July 1, 2001
Judicial Watch on mission
May 27, 2001
By Howard Breuer
SAN MARINO -- Two years after setting up shop in a Huntington
Drive office building, Judicial Watch's West Coast operation is raising
Suing Gov. Gray Davis in Pasadena Superior Court seeking records on
the state energy crisis and on contributions from the Chinese
Shuttling monitors to the courtrooms of judges in response to
judicial abuse; and, Tracking countywide implementation of the
state's "Three Strikes, You're Out" law.
Soon, "the San Marino office
will be the equivalent of the Washington office -- they will be equal and will
be the hubs of the operation," says Larry Klayman, chairman and founder of the
in-your-face advocacy group, who thinks too many Los Angeles-area judges are
irresponsible and need to be reined in. "We very much relish the opportunity to
say good things about judges," Klayman said. "But they're few and far
He rattled off such egregious recent examples as former Pomona
Superior Court Judge George W. Trammell, sentenced to 27 months in prison for
mail fraud after extorting sex from a defendant; Los Angeles Superior Court
Judge Arnold Gold, who retired Tuesday following months of complaints ... and
former Citrus Court Judge Patrick B. Murphy of Alhambra, tossed off the bench
for collecting his $133,000 salary while attending medical school in the
"What other business would tolerate that?" asked Sterling
"Ernie" Norris. The ex-Marine and 32-year county prosecutor retired from the
District Attorney's Office last year to direct Judicial Watch's Judicial
Monitoring Project. He said the monitors have therefore become a big part of the
local operation, sitting in the courtrooms of unpopular judges and tallying the
days they're absent. "This will be forthcoming in a critique," Norris said. "We
need to know: why are these doors closed and why are there no judges on the
bench? That will be forthcoming."
Judicial Watch's expansion will help
keep judges accountable, he added.
"There is a great amount of people out
there who believe they are being
abused by the judicial system and they have
no recourse," said Norris. "They feel the judges all support one another and if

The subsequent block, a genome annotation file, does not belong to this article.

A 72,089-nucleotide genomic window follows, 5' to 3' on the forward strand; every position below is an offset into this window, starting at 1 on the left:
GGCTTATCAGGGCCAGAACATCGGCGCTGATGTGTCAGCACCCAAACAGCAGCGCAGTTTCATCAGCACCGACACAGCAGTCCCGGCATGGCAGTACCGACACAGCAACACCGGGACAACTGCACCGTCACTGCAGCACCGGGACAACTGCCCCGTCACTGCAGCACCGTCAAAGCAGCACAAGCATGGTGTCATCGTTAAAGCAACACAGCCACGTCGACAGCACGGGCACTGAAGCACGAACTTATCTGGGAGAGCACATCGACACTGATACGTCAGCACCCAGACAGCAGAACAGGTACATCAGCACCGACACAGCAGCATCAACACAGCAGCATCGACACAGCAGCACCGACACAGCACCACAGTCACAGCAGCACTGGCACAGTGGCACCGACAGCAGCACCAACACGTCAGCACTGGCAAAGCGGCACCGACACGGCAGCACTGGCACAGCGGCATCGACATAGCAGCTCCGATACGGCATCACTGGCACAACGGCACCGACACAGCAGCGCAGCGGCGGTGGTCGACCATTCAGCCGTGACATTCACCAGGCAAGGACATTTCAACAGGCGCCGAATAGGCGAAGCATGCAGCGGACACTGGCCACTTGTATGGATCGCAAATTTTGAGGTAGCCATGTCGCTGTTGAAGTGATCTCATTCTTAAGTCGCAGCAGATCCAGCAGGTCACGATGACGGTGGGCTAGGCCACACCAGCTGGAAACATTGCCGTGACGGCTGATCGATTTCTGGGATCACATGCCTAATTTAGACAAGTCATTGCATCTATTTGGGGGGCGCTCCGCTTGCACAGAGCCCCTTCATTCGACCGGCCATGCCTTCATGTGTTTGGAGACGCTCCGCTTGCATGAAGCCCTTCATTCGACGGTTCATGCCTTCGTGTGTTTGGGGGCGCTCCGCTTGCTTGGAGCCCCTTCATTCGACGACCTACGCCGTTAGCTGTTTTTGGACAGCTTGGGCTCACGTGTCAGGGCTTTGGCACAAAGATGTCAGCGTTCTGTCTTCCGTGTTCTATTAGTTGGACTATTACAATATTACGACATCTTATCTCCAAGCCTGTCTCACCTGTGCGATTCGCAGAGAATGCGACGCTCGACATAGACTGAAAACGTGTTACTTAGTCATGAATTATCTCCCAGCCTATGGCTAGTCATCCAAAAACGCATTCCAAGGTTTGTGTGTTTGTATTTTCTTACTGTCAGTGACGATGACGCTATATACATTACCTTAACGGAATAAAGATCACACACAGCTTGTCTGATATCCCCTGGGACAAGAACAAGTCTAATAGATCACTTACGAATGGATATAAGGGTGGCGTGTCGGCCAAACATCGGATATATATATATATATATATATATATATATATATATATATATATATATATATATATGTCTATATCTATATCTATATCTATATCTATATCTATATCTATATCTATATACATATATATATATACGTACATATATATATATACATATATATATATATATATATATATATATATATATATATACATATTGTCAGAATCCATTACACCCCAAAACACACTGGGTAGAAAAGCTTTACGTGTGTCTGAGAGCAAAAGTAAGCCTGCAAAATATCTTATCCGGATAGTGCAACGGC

you appeal, you still lose -- it's all part of the
Judging the judges
officials say they encourage the scrutiny -- but most judges don't need it. "In
my experience, most of the judges do a very good, conscientious job," said Rep.
Adam Schiff, D-Pasadena, a former U.S. prosecutor who served on the state
Senate's Public Safety Committee. "There are always exceptions in every
profession," he added. "I think each institution bears close examination."
Taxpayers already pay for independent oversight of judges via the state
Commission on Judicial Performance, said Victoria Henley, the commission's
director and chief counsel.
The 41-year-old commission's board consists
of six citizens, three judges and two lawyers, and was the first agency of its
kind in the country, said
Henley,adding her staff members also sometimes sit
in courtrooms to monitor judges.
She added that the number of problems
with Los Angeles-area judges isn't
disproportionately high, given that they
comprise almost a quarter of the
state's courts. She disagrees that too few
judges do a good job. "That's very unfair to the judiciary in the state of
California, who are working pretty tirelessly at their jobs during difficult
times," she said. Judicial Watch says a state-run commission or agency can't
objectively investigate and criticize powerful judges, politicians and
presidents. "The whole idea is that there be some means that is not influenced
by politics and politicians that objectively looks at government actions and
judicial actions," Norris said.
Howard Breuer can be reached at (626) 578-6300,
Ext. 4444, or by e-mail at howard.breuer@....
Connie Ruffley, Attorney Mike
Pendleton or Attorney Sterling Norris may be reached at judwatch@....
Michael Pendleton and Sterling Norris will be
our guests Thursday, August 24th at The Republic/Granada Forum, 5657
Lindley Avenue, Tarzana, CA. starting at 7:30 p.m. For instructions on how to
get there, please call (818) 385-4003. Admission is $5. For other
information on this event, call Kyle Hammans at (818) 988-0277.
J.A.I.L. is the new means of a peaceful revolution in
J.A.I.L. is an acronym for Judicial
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does not require a majority to prevail, but rather an irate, tireless minority
keen to set brush fires in people's minds.." - Samuel Adams
are a thousand hacking at the branches of evil to one who is
striking at the
-- Henry David Thoreau <><